The goal of a DeKo-backed currency is long term stability in the asset base, so that the issued currency acts both as a store of value and as utility value. A store of value from a citizen’s perspective is best measured in purchasing power. Purchasing power is the number of goods/services that can be purchased with a unit of currency. Another way of measuring value is utility value, which in economics is a measure of relative satisfaction.

    The DeKo-backed currency forward asset value has two components: 1) the cost of producing delivered kilowatt hours relative to substitute offers and 2) the utility value of the delivered kilowatt hours. The dynamics of changes in electricity cost are driven by technology improvements, innovations and fuel costs. The future utility value of kilowatt hours delivered is a function of competing electrical suppliers and innovations related to consumption value.

    The historical price of electricity in real dollars has been fairly stable; while the social utility has improved as electricity based innovations provide added value for consumers. The yield or output of a debt-backed currency is more currency. In debt-backed currency regimes, the purchasing power of the currency tends to decline over time due to inflation. Inflation means the assets backing a debt-based currency have annual interest payments and future principal repayments with a declining utility value.

    From a monetary policy standpoint in the U.S., inflation adjusted electricity prices peaked at the same time that a strong interest rate policy was being used to shrink inflation during the Volker period at the Federal Reserve. The cost increases in real electricity rates would have acted as a signal, if not an actual curb, on money issuance of a DeKo-backed currency during the late 1970’s and early 1980’s (See Chart 6).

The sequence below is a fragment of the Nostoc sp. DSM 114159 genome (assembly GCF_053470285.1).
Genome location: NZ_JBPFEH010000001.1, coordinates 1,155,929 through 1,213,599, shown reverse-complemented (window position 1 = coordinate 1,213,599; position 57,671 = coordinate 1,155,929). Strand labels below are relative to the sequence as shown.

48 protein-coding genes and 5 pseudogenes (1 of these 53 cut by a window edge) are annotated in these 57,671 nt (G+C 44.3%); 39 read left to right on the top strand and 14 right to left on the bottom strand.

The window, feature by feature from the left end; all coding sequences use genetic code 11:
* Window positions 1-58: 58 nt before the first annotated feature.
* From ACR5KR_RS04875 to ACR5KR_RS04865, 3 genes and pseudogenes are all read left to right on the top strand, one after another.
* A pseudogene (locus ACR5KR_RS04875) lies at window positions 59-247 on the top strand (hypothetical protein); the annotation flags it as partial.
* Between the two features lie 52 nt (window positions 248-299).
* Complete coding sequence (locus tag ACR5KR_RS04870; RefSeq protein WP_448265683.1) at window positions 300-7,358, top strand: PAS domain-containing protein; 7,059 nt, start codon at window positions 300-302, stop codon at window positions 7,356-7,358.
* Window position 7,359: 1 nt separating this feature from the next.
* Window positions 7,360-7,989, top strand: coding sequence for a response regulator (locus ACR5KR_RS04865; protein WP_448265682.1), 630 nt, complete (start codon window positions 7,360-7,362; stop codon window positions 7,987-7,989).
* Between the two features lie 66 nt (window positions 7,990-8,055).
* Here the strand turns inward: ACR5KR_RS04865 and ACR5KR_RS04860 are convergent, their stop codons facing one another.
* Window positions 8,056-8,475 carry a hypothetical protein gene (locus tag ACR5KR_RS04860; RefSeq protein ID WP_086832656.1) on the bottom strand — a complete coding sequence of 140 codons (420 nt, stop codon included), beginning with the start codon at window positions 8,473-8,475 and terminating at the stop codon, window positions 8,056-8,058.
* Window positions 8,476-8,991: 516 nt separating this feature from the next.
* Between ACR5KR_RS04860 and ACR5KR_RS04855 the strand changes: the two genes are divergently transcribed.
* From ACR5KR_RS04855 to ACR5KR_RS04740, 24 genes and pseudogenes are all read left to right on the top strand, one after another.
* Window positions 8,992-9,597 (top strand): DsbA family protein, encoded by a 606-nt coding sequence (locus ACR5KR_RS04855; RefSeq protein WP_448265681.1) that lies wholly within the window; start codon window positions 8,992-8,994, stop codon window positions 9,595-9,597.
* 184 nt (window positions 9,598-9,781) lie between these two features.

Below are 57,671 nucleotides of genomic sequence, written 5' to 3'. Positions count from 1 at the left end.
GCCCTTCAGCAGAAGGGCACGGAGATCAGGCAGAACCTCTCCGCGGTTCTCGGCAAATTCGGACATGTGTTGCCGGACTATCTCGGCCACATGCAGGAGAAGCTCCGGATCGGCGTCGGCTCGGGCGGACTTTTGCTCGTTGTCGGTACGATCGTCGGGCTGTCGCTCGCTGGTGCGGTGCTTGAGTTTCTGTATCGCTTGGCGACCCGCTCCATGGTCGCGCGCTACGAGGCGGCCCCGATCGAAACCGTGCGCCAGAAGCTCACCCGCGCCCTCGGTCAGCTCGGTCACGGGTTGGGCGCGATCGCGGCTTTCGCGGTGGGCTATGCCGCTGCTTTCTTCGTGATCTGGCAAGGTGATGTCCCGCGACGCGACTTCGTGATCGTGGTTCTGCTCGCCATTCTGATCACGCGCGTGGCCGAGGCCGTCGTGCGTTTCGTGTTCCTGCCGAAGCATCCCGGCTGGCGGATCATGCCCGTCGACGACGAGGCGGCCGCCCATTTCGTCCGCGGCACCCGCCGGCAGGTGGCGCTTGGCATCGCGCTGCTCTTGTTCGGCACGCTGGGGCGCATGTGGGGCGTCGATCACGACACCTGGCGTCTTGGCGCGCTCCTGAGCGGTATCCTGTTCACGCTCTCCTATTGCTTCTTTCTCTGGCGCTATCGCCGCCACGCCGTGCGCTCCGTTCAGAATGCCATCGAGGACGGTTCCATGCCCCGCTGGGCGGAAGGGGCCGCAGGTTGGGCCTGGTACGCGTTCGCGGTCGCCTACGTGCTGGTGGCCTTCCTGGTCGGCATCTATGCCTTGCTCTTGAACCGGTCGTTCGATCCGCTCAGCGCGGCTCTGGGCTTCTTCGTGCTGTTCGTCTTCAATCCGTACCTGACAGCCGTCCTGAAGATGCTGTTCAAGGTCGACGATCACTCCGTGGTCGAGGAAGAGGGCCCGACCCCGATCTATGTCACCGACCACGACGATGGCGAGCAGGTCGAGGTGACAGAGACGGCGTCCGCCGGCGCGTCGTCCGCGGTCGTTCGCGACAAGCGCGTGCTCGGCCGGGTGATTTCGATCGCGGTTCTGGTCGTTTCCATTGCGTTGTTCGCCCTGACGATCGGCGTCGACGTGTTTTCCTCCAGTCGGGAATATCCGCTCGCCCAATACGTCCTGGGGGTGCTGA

•  One more thing (3+ / 0-)
      Recommended by:
      Eric Stetson, linkage, nuketeacher

      Climate change is already happening and we desperately need a way to quickly reduce CO2. We the people of this fine and beautiful planet have to be the ones to force that change. I see SolarCoin and its adoption over the coming years as a viable and rational attempt to make that happen, both economically and ecologically, through incentivizing solar generation.

      And the powers that be who don't want that to happen (Oil, Gas & Coal) can't do a damn thing to stop us.

      Imagine the current under-developed countries who are leapfrogging the traditional infrastructure of both electricity and communications. With their solar generation coming on, they can claim SolarCoins. If the coin retains a stable economic value over the coming years, that can provide a means for them to elevate themselves. I find that exciting and transformational at the same time.

      •  Great comments. n/t (2+ / 0-)
        Recommended by:
        linkage, nuketeacher

        The most serious problem in American politics today is that people with wrong ideas are uncompromising, and people with good ideas are submissive and unwilling to fight. Change that, and we might have a real democracy again.

        by Eric Stetson on Sun Apr 13, 2014 at 06:07:46 PM PDT

        [ Parent ]